Interest rates are going up. Here are some tips to help you manage your mortgage

The official interest rate has gone up again, this time by half a per cent. On a $500,000 loan, that’s an extra $1,600 in payments per year, if the banks pass the rate hike on in full.

For some people, this may be putting them into financial stress already – if this is the case, we urge you to speak to your bank and other professionals as soon as possible.

But what if you’re OK for now but concerned about the future?

Here are five ideas to help you manage your debt. 

1. Make fortnightly repayments instead of monthly

Simply making repayments every two weeks instead of once a month can save you significant money.

It’s all down to a timing trick. There are only 12 months in the year, but 26 fortnights. So, you’ll end up making an extra two repayments for the year without even realising it.  

Let’s crunch the numbers. 

If you have an $800,000 loan for 30 years at an interest rate of 5 per cent, over the life of the loan you’ll save more than $210,000 in interest.

And you’ll pay off your loan more than five years earlier, which is always great for your future plans.

2. Use an offset account

If you have a variable home loan, an offset account can be a useful tool.

You can still use it as a regular transaction account but, just by having the money sitting there, it reduces how much interest you’re paying on your loan.

Additionally, unlike interest earned on money in a savings account, money sitting in an offset account will not attract taxes.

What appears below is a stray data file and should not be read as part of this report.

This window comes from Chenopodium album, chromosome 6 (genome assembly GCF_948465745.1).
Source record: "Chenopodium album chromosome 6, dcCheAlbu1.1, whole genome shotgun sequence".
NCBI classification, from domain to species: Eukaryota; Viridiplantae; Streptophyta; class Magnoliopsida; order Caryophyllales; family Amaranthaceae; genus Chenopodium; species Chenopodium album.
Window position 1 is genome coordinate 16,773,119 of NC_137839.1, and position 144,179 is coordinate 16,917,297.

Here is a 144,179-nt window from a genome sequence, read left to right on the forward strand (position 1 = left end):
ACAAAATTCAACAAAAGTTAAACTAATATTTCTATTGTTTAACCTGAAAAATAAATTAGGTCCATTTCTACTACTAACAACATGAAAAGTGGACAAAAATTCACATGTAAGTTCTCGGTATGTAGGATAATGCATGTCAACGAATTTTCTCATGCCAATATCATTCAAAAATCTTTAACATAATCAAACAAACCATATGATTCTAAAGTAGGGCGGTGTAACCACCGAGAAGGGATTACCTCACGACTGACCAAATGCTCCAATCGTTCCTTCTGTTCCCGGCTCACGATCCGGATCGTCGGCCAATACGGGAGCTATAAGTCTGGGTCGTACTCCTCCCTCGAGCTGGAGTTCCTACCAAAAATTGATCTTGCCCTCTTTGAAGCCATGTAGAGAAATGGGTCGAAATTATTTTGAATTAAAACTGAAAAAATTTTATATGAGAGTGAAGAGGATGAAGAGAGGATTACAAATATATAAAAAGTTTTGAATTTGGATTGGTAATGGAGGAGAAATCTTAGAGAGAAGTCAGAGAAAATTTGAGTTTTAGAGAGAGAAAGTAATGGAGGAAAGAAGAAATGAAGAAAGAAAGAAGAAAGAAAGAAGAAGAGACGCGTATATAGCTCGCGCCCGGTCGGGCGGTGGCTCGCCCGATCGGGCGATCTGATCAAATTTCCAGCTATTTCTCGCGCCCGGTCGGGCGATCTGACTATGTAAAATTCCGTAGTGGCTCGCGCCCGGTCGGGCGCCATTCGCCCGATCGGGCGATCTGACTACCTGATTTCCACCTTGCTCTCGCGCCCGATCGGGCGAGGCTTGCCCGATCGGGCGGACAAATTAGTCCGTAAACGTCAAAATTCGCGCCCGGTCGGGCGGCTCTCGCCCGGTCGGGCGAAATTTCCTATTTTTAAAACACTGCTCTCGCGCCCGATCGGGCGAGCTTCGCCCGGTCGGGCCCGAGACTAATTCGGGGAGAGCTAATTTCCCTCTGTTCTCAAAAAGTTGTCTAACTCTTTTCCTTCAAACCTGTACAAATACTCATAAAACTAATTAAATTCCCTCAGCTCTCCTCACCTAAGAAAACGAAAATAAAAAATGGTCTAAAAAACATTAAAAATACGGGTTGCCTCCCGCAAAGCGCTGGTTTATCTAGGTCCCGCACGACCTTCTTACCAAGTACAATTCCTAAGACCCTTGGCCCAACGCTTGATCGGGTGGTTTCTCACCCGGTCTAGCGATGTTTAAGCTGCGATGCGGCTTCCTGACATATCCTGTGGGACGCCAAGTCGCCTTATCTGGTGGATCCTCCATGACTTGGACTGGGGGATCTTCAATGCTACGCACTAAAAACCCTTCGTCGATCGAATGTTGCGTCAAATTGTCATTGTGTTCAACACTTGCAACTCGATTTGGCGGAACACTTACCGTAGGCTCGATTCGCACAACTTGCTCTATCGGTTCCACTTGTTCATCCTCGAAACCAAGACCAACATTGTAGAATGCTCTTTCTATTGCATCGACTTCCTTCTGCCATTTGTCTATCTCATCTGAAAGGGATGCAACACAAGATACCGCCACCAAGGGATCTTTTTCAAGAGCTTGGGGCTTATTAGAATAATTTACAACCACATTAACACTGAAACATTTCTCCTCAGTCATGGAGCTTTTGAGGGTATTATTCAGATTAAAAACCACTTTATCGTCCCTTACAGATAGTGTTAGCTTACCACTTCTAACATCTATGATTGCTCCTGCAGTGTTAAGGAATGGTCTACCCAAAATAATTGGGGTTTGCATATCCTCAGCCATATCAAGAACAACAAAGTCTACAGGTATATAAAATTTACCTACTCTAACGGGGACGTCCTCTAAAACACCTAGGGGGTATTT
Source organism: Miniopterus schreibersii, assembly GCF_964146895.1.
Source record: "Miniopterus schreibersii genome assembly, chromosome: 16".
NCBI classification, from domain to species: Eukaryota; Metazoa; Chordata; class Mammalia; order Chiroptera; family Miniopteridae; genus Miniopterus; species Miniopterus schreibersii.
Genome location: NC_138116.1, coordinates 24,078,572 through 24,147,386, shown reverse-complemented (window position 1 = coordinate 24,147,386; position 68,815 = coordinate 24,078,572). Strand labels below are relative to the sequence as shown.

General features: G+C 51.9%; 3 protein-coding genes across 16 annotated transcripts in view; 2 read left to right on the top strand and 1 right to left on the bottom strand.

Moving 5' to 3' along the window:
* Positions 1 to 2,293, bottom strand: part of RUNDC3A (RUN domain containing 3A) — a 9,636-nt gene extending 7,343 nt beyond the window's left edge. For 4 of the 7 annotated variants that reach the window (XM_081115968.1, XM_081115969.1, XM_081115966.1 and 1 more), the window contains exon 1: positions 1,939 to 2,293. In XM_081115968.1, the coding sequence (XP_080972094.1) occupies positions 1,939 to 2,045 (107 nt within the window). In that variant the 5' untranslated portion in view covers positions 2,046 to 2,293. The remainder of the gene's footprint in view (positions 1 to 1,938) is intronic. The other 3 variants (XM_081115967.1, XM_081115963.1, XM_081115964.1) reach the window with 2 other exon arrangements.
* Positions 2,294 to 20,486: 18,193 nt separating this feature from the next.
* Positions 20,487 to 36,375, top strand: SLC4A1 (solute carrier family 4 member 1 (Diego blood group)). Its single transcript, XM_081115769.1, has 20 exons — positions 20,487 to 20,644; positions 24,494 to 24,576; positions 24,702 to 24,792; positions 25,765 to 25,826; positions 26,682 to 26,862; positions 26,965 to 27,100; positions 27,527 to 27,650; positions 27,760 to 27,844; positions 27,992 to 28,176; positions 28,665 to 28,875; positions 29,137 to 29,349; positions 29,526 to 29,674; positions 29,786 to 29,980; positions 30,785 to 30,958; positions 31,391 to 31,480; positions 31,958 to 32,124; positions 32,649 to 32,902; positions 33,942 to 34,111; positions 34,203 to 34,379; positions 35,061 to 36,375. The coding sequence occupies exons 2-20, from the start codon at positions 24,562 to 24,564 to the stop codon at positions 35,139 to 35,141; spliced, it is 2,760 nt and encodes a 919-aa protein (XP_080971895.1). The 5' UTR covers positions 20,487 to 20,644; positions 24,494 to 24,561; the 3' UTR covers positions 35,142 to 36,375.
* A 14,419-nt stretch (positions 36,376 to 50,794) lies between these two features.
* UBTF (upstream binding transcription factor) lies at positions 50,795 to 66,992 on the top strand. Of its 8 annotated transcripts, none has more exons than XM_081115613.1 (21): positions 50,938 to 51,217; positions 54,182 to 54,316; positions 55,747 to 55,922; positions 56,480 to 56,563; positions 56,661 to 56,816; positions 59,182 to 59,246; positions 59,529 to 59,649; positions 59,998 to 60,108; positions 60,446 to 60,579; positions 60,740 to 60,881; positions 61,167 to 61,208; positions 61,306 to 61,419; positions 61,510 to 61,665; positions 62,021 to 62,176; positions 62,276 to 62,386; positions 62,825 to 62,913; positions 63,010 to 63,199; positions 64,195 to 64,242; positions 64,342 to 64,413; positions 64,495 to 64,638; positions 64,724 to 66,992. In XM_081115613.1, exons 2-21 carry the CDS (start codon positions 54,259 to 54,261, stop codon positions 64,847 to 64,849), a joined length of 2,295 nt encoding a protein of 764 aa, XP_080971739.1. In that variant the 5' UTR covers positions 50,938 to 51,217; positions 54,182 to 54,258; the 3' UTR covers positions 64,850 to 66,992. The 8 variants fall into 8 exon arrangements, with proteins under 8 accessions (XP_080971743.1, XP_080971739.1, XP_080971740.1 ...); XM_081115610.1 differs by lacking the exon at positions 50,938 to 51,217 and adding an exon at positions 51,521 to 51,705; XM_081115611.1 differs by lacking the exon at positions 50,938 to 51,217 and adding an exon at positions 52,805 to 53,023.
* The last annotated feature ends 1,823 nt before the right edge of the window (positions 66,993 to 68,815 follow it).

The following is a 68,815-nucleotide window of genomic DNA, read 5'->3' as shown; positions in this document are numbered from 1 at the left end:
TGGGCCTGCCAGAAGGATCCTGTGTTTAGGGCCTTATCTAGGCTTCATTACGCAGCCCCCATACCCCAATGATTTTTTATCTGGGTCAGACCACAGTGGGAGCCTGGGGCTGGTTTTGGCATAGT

And you’ll probably get more value out of it offsetting your loan, than with the interest you would earn on a savings account. For example, your home loan interest may be 4 or 5 per cent while a savings account might earn you 1 per cent at best. So even if you had a loan interest rate of 4 per cent and earned the same on your savings, the latter would be subject to tax — so the effective earnings could be just a little more than 2 per cent if you are on the highest marginal tax rate.

3. Renegotiate your rate

Make sure you’re on the best deal with the lowest rate.

The current rates on the market vary widely.  The lowest variable rates are offered by online lenders at around 2 per cent (some have very tough conditions, like 40 per cent deposits). To give you an idea, the big four banks are offering variable rates in the 2 per cent range (on an $800,000 loan, over 25 years with a 20 per cent deposit). The lowest fixed rates are in the mid-to-high 2 per cent range for a one-year loan, or mid-to-high 3 per cent range for three-year loans.

Don’t forget to look beyond the headline rate and also check the fees.

It’s really important to check the one-off and ongoing fees (like application fees, monthly fees, annual fees etc) and ask which ones can be waived. Really check the exit fees to future-proof yourself for refinancing at minimal cost in the future. Professional advice can be critical at this stage, so if you can afford it, sit down with a lawyer or financial advisor to ensure you’re getting the best offer.

4. Commit to extra repayments

Deciding in advance to make extra payments on your loan is a great strategy.

It’s almost a pre-commitment strategy – it gets around our ‘present bias’, which is our preference for alternatives in the present rather than the future.

One example of this strategy is if you manage to get a better deal on your interest rate, keep paying the higher amount.  Or, if you get a tax return or unexpected bonus, decide to put part or all of it into your mortgage.

5. Pay principal and interest

Try and make sure you’re making principal and interest repayments.  If you only pay off the interest, your actual loan remains the same. 

It is also generally a lower interest rate than interest-only loans, so it can be a win-win.

Finally, if you’re already feeling financially stressed, it might be worth contacting your lender’s financial hardship team.  You could also ring the National Debt Helpline on 1800 007 007 to get free, independent help with managing your debt.

Disclaimer: This article provides general information only. For advice specific to your financial circumstances, please see a professional.

Written: 12 June 2022, Updated: 8 June 2022

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